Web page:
A mistake

While we wait anxiously to see whether homes, businesses and roads will flood, work on the City Council’s extension to its Seacourt Park & Ride has come to a very wet standstill.

Building a car park in a flood plain is not sensible. Work having started as the wet winter season approached, the site is now a lake and work has stopped. The JCBs have been withdrawn onto the higher ground of the existing car park, and heaps of building materials are abandoned in the water. If the construction had been completed much of the extension would currently be under water. All this while the City is on ‘only’ a Flood Alert, the lowest category of concern.

The construction costs are likely to be much higher than estimated because of the disruption caused by flood events of the kind we’re currently witnessing. Councillors ignored the reality of frequent flooding here when they approved the planning application, and now we’re seeing the consequences. The last official budget figure we’re aware of was around £4million; we have heard, from a usually reliable source, that the cost may have risen to around £6 million, even before the present flooding of the site. Is this a sensible use of tax payers’ money?

Flooding at the site began on  Monday, so it’s already been a working week that it would have been out of action if it had been built – that means lost revenue and an unreliable service. And time and money would then be needed for pumping out, clearing up and very likely making repairs before the extension could be safely reopened to the public. Further expense and further loss of revenue. Because the site is so low-lying, this will happen quite often.

Because it’s a car park and not a field there is increased risk to the public and to vehicles, and it remains to be seen how well the Council is able to manage flooding here. The water came up quite quickly at the start of the week, and in the interests of safety the extension would have had to be closed before that to avoid cars getting trapped in flood water, i.e. sometime early last week. And remember we are only on a Flood Alert, not a Flood Warning. Were people to try to enter even quite shallow floodwater to retrieve their cars things could go horribly wrong.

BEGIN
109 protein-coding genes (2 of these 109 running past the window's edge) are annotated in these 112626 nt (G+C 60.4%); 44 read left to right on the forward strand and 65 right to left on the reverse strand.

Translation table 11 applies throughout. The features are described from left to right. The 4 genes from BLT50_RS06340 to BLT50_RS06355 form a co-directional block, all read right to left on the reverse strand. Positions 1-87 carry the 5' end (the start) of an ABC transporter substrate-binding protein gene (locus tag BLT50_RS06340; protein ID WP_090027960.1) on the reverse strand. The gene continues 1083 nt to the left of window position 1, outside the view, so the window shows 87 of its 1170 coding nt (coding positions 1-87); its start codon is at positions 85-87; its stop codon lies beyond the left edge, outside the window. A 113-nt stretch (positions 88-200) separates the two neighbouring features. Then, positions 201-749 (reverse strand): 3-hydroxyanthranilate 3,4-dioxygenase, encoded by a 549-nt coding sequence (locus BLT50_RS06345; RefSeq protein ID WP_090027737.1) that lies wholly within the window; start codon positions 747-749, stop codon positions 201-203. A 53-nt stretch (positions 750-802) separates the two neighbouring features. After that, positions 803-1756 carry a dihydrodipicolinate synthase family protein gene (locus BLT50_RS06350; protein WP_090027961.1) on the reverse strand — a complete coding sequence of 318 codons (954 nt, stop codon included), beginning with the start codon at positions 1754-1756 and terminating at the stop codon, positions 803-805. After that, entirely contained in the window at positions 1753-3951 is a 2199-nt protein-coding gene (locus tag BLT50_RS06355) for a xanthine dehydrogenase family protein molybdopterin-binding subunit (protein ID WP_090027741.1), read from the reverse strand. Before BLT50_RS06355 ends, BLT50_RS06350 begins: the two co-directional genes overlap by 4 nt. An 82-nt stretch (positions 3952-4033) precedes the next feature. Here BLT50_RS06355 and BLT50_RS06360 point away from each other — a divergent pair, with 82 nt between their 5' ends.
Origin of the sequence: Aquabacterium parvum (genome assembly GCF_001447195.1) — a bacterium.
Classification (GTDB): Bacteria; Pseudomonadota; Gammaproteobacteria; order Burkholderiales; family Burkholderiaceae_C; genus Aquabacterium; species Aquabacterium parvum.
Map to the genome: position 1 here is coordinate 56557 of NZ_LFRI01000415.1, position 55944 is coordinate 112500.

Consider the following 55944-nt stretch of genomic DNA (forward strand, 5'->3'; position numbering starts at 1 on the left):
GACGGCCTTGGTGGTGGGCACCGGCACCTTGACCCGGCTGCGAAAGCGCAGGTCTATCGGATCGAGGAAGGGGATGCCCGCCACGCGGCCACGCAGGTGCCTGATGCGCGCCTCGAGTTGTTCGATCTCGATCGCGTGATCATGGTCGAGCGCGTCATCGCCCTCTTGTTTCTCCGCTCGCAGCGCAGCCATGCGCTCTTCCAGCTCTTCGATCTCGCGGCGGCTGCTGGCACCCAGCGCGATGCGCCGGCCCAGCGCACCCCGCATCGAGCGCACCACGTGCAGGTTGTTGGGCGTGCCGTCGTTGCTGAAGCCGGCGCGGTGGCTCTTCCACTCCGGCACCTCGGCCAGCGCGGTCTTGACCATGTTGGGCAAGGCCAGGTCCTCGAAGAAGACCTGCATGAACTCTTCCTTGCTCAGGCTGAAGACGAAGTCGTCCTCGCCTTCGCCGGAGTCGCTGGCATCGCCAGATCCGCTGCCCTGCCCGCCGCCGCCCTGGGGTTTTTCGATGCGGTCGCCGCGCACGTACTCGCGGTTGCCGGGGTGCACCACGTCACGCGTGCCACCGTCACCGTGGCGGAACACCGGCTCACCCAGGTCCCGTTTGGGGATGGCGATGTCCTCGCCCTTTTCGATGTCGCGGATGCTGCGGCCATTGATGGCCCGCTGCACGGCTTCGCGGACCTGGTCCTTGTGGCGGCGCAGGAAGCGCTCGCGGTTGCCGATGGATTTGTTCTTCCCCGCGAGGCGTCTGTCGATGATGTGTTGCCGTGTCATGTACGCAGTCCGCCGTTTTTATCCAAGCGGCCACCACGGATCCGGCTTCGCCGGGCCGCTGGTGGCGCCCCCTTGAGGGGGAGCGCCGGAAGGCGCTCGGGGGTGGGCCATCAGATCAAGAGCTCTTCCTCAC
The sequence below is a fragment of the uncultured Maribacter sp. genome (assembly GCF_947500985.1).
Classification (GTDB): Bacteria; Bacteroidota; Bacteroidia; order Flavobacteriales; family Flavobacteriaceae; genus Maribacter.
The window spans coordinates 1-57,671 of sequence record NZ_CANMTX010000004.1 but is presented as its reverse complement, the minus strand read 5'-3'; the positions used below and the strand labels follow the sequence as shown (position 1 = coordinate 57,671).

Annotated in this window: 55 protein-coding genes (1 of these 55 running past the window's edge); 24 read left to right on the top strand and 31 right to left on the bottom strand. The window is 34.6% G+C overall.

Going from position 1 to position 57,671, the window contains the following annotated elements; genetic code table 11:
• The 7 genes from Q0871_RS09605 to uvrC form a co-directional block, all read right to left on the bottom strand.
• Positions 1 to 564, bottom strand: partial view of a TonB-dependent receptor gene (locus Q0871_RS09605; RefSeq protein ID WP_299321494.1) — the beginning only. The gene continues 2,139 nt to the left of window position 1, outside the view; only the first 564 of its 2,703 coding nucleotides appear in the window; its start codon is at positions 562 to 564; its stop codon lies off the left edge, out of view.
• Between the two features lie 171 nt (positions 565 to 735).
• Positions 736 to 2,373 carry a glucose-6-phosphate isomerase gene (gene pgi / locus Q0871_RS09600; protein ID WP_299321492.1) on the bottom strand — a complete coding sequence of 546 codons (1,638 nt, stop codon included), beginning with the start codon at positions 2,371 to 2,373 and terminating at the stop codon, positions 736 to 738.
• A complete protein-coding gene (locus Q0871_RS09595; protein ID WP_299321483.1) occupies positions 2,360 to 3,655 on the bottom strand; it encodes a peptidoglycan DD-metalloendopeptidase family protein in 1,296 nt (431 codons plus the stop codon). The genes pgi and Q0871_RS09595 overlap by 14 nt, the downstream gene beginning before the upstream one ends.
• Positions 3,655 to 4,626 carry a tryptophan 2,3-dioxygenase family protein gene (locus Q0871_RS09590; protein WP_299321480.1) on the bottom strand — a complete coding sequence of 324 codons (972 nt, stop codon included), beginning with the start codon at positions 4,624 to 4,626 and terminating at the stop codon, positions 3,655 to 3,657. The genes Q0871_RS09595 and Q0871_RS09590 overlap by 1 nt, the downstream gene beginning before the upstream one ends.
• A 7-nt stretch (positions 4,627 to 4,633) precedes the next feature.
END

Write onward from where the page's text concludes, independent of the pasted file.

In the second photo above, from yesterday, you can see two large pipes floating in the lake, one in the centre, the other far over to the right against the boundary fence. If the flooding worsens these could float downstream and jam under the nearby bridge under the Botley Road, exacerbating flood risk. Were it already a car park, for pipes read cars.

We, and many others, fought this ill-conceived project hard. We hope the City Council will even now abandon it and restore the site to its previous state, as a valuable wildlife habitat, including for the badgers who have been driven out. To press on regardless means wasting ever more of Oxford’s citizens’ money, putting off for years any possible financial return to the Council, and meanwhile potentially both increasing flood risk and posing a risk to life and vehicles.

In denial?

The penny is dropping only slowly. It’s crystal clear that the climate is changing and with it the weather we can expect.

“Climate change: Warming signal links global floods and fires” https://www.bbc.co.uk/news/science-environment-50407508

But, despite this, adaptation is slow. Greenpeace report here that building in UK flood plains continues apace, even being proposed in areas currently well under water.

https://www.bbc.co.uk/news/science-environment-50419925

OFAS and development

Development

People have suggested that the Oxford Flood Alleviation Scheme (OFAS, the Scheme) could lead to, or facilitate, new development in the flood plain, which would add to urbanisation and reduce the amount of open space in west and south Oxford.

OFAS is about reducing flood risk to existing properties, business and infrastructure. It is not being proposed with the goal of creating opportunities for future development. There are a few areas which would benefit from the scheme where some development or redevelopmentmight take place in future, subject to the normal planning approvals being obtained. But this is incidental to the flood scheme.

Osney Mead

One of the areas where it’s claimed development will be facilitated is Osney Mead. Oxford University has publicly said that it has aspirations to redevelop this area. It is an already developed site, hosting a large number of businesses currently facing risk of flooding.

The University are paying for an additional bund (and all associated costs) to be created along the western edge of Ferry Hinksey Rd. This additional feature will increase protection from flooding for businesses currently operating from Osney Mead, and has been taken on board by OFAS for this reason alone. Any redevelopment would be of a brownfield site. Proposals for redevelopment would have to go through the planning process, demonstrate consistency with the existing Local Plan, and show they do not increase flood risk.

Elsewhere

The main area in the flood plain that is not presently built on, but which will be protected by OFAS from flooding in future, is on the river (east) side of the Abingdon Road, south of the hotel and including University College sports ground and Cowmead allotments.